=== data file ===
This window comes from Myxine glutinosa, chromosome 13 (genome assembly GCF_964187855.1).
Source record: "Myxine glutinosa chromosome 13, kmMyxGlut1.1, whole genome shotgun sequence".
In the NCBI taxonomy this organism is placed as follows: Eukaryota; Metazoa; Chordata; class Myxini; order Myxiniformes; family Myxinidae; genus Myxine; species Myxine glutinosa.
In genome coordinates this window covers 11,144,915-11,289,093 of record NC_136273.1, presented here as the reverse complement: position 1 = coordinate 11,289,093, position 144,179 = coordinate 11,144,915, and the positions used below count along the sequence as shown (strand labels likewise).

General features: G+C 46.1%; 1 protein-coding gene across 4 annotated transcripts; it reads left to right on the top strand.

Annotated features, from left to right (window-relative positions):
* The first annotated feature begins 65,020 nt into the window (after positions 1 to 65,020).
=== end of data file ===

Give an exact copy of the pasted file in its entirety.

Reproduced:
This window comes from Myxine glutinosa, chromosome 13 (genome assembly GCF_964187855.1).
Source record: "Myxine glutinosa chromosome 13, kmMyxGlut1.1, whole genome shotgun sequence".
In the NCBI taxonomy this organism is placed as follows: Eukaryota; Metazoa; Chordata; class Myxini; order Myxiniformes; family Myxinidae; genus Myxine; species Myxine glutinosa.
In genome coordinates this window covers 11,144,915-11,289,093 of record NC_136273.1, presented here as the reverse complement: position 1 = coordinate 11,289,093, position 144,179 = coordinate 11,144,915, and the positions used below count along the sequence as shown (strand labels likewise).

General features: G+C 46.1%; 1 protein-coding gene across 4 annotated transcripts; it reads left to right on the top strand.

Annotated features, from left to right (window-relative positions):
* The first annotated feature begins 65,020 nt into the window (after positions 1 to 65,020).